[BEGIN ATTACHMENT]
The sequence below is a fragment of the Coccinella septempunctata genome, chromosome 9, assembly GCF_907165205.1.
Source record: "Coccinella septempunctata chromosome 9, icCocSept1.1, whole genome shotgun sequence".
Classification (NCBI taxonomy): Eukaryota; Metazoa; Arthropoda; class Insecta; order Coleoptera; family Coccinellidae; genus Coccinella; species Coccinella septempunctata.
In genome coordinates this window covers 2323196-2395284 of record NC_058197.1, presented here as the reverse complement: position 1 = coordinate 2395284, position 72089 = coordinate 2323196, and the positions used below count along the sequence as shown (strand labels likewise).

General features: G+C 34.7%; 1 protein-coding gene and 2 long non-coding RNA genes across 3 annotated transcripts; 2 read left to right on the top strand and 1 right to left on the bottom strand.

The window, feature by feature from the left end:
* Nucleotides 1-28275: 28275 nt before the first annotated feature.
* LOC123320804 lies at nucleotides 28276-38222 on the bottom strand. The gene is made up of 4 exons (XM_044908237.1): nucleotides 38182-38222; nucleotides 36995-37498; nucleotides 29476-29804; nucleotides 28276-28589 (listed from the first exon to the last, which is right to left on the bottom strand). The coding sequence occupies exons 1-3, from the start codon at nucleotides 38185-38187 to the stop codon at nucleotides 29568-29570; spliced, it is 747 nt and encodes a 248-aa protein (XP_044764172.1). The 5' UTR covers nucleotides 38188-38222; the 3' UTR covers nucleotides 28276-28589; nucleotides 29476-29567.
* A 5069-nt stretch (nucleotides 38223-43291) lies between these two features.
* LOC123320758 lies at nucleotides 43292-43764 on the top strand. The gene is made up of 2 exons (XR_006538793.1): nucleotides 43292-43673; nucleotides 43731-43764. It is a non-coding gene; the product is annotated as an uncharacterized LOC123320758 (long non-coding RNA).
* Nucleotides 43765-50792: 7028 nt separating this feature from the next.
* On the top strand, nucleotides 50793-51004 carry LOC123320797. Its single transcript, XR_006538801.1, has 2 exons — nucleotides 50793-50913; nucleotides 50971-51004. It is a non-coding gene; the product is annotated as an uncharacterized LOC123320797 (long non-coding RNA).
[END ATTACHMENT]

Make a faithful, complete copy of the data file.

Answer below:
The sequence below is a fragment of the Coccinella septempunctata genome, chromosome 9, assembly GCF_907165205.1.
Source record: "Coccinella septempunctata chromosome 9, icCocSept1.1, whole genome shotgun sequence".
Classification (NCBI taxonomy): Eukaryota; Metazoa; Arthropoda; class Insecta; order Coleoptera; family Coccinellidae; genus Coccinella; species Coccinella septempunctata.
In genome coordinates this window covers 2323196-2395284 of record NC_058197.1, presented here as the reverse complement: position 1 = coordinate 2395284, position 72089 = coordinate 2323196, and the positions used below count along the sequence as shown (strand labels likewise).

General features: G+C 34.7%; 1 protein-coding gene and 2 long non-coding RNA genes across 3 annotated transcripts; 2 read left to right on the top strand and 1 right to left on the bottom strand.

The window, feature by feature from the left end:
* Nucleotides 1-28275: 28275 nt before the first annotated feature.
* LOC123320804 lies at nucleotides 28276-38222 on the bottom strand. The gene is made up of 4 exons (XM_044908237.1): nucleotides 38182-38222; nucleotides 36995-37498; nucleotides 29476-29804; nucleotides 28276-28589 (listed from the first exon to the last, which is right to left on the bottom strand). The coding sequence occupies exons 1-3, from the start codon at nucleotides 38185-38187 to the stop codon at nucleotides 29568-29570; spliced, it is 747 nt and encodes a 248-aa protein (XP_044764172.1). The 5' UTR covers nucleotides 38188-38222; the 3' UTR covers nucleotides 28276-28589; nucleotides 29476-29567.
* A 5069-nt stretch (nucleotides 38223-43291) lies between these two features.
* LOC123320758 lies at nucleotides 43292-43764 on the top strand. The gene is made up of 2 exons (XR_006538793.1): nucleotides 43292-43673; nucleotides 43731-43764. It is a non-coding gene; the product is annotated as an uncharacterized LOC123320758 (long non-coding RNA).
* Nucleotides 43765-50792: 7028 nt separating this feature from the next.
* On the top strand, nucleotides 50793-51004 carry LOC123320797. Its single transcript, XR_006538801.1, has 2 exons — nucleotides 50793-50913; nucleotides 50971-51004. It is a non-coding gene; the product is annotated as an uncharacterized LOC123320797 (long non-coding RNA).